In and Out (1997)

May 11, 1997

There’s an emptiness lurking behind the smiles in director Frank Oz’s In and Out, a vacuousness that seems to pull the jokes (of which there are many) into a black hole of triviality. The actors are grinning, all right, but is there any emotions bracing their cheerfulness? Writer Paul Rudnick, who penned the so-so Addams Family Values and the jocular Aids comedy Jeffrey has an acid wit and a few brain cells, but lacks the character-building chops to really pull us in, and thus we’re left with characters flatter than a board and with just as much personality. Unfortunately, the answer to the above question is no, which is a shame. In and Out may be vageuly funny, but it sticks with you as long as Chinese take-out, which is to say, not long at all.

This effort was apparently inspired by Tom Hank’s Oscar acceptance speech for Philadelphia, where he acknowledged an old high school teacher (“And he’s gay!”). Problem was, the teacher in question hadn’t come out yet, but was outed by Hanks in front of a TV audience in the millions. Whoops. In and Out follows a similar story as Howard Brackett (Kevin Kline) is popped kicking and screaming out of the closet by hot shot actor Cameron Vale (Matt Dillon, here indistinguishable from a hung-over Brad Pitt). Vale wins the best Actor award for the hilarious movie-in-the-movie called To Serve and Protect, and thanks Howard, ending with the revelation, “And he’s gay!” Whoops.

This announcement sends Brackett’s small town of Greenleaf into a tizzy. Howard is to be married to his long-time girlfriend Emily (Joan Cusack) in a week, and the last thing they need is extra anxiety. After all, Emily lost tons of weight for the wedding, Howard’s parents (the venerable Debbie Reynolds and oatmeal man Wilford Brimley) are koo-koo for nuptials, and Howard himself is ready to cut wedding cake. After the televised outing, though, a media frenzy descends on Greenleaf to interrogate the hapless Howard - after all, if he taught the famous Cameron Vale, he must have a story to tell. Howard starts to doubt his sexuality. Kline and Tom Selleck (as TV reporter Peter Malloy) smooch it up. The audience gasps. Pratfalls occur.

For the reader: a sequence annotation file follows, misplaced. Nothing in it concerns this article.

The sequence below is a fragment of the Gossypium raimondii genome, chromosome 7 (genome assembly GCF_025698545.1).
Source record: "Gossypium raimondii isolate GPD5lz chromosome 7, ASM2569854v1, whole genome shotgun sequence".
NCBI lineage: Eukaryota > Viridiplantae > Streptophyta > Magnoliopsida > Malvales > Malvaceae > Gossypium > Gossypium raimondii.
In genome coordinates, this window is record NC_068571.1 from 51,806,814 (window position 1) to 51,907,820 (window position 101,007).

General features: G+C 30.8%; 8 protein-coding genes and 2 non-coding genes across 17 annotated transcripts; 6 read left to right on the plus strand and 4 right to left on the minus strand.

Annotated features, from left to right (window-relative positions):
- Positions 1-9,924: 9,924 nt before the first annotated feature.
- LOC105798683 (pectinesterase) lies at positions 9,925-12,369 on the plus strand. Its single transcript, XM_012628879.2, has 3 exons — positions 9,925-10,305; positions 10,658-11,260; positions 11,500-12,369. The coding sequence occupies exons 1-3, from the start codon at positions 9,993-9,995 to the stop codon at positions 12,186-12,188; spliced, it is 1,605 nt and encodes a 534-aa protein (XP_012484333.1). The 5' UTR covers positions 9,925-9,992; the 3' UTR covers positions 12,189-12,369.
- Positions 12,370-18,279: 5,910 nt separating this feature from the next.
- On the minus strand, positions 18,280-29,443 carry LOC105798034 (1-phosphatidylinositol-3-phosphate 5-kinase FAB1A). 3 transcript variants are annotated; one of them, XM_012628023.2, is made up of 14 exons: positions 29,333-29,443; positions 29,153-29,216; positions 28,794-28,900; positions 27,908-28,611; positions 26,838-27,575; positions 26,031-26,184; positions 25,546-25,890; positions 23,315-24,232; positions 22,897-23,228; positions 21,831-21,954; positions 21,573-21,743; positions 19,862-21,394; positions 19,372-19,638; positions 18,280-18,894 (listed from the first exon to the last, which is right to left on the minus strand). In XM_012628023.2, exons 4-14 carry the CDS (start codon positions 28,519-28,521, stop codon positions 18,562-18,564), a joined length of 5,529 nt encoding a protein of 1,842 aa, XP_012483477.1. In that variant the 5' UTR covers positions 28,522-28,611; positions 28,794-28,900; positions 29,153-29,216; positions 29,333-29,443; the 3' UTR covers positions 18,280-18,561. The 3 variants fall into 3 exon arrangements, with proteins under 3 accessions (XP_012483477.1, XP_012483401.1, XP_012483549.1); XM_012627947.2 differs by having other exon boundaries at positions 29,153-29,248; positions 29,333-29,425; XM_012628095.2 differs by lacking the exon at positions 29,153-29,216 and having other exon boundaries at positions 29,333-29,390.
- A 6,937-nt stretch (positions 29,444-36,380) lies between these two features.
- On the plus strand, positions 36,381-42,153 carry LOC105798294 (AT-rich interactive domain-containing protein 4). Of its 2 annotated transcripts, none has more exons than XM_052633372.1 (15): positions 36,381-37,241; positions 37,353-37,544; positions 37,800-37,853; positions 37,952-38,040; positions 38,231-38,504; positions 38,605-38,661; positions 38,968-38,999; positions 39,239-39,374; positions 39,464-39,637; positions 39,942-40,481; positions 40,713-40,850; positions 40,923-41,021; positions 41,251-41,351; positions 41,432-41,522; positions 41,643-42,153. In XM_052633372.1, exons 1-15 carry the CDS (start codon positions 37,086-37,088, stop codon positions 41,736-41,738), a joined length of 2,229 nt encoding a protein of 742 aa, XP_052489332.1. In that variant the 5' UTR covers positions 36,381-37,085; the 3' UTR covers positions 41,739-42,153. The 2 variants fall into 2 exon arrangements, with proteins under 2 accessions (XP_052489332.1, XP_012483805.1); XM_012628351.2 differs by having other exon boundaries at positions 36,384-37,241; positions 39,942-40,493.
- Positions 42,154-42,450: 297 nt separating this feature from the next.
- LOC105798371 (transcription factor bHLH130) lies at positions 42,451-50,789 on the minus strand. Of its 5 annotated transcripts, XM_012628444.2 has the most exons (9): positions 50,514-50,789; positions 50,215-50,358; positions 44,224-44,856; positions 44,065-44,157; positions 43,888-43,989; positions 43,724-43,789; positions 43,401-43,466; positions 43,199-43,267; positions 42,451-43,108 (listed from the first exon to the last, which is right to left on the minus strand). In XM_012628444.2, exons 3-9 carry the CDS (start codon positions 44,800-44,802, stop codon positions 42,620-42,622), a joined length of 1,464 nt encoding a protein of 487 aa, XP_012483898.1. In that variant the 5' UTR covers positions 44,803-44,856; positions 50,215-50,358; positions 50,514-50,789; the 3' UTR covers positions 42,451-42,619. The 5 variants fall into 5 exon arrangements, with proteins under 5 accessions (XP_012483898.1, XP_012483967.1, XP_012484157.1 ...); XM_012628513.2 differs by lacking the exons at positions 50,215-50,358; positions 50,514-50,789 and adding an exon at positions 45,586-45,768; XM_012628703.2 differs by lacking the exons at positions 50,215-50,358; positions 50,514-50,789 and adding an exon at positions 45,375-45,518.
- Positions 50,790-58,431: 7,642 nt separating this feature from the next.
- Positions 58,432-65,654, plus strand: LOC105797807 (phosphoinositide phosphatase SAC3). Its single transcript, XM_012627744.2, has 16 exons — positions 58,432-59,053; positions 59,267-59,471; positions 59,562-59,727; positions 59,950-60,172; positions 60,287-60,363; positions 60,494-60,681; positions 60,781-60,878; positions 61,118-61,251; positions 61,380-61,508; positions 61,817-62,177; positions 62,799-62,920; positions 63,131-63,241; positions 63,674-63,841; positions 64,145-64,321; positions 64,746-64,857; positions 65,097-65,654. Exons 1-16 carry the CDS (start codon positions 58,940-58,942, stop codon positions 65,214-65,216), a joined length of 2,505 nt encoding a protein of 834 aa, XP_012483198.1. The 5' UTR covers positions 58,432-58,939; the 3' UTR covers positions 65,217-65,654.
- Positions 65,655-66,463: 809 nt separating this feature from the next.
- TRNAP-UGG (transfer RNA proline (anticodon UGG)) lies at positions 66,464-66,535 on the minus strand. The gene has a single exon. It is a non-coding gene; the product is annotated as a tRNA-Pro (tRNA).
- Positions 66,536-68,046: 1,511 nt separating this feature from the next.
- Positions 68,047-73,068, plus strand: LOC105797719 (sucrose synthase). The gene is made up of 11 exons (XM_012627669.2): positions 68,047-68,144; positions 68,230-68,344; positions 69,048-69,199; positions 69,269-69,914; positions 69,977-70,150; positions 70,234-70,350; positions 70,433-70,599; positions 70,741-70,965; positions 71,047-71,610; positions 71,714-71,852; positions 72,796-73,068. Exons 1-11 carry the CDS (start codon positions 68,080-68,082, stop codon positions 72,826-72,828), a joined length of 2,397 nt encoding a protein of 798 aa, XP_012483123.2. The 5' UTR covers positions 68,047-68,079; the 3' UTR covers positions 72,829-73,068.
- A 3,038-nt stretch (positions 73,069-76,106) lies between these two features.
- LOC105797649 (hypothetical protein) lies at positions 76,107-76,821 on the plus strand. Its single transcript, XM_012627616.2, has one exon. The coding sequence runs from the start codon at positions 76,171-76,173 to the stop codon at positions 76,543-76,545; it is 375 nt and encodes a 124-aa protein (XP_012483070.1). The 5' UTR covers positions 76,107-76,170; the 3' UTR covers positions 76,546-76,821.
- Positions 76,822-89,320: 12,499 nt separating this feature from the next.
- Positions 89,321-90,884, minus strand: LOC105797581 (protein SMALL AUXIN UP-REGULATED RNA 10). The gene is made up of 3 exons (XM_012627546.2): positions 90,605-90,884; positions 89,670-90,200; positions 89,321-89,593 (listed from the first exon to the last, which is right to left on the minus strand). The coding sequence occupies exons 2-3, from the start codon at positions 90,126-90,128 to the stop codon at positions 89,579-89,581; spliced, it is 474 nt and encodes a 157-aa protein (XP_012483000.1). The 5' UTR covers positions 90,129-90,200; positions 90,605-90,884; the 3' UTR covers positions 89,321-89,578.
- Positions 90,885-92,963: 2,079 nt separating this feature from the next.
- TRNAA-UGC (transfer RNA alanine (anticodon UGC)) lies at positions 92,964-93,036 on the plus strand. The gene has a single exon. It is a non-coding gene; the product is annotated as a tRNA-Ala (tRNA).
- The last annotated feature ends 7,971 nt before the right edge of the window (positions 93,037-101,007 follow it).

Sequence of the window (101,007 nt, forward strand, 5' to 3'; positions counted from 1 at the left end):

To its credit, In and Out does attempt to not take itself too seriously, which is a good attribute for a comedy to have. Debbie Reynolds is always a joy to watch, and Kline is an adept physical comedian, but an episodic feeling to the gags dogs these strengths. There’s the flimsiest of gossamer stringing the jokes along, and without a strong narrative flow the humor doesn’t stick. All I can remember of the jokes is an old woman yelling, “My husband has three testicles!” - but that’s probably because I’m genital-obsessed.

When In and Out pokes fun at established archetypes (like Hollywood, the Oscars or fashion models), it’s sometimes funny, but the targets are obvious and satirize themselves better and more handily. When the film descends into maudlin sentiments, like the dreadful scene where Cameron Vale and Emily exchange Shakespearean sweet-nothings, it’s all we can do to avoid gagging on the cloying saccharine. Director Frank Oz is the king of the sappy comedy (Housesitter, What about Bob?), and he leaves pockets of cheese lying around everywhere. In and Out? It passes through you just like the title. Whoops.

ISSN 1499-7894
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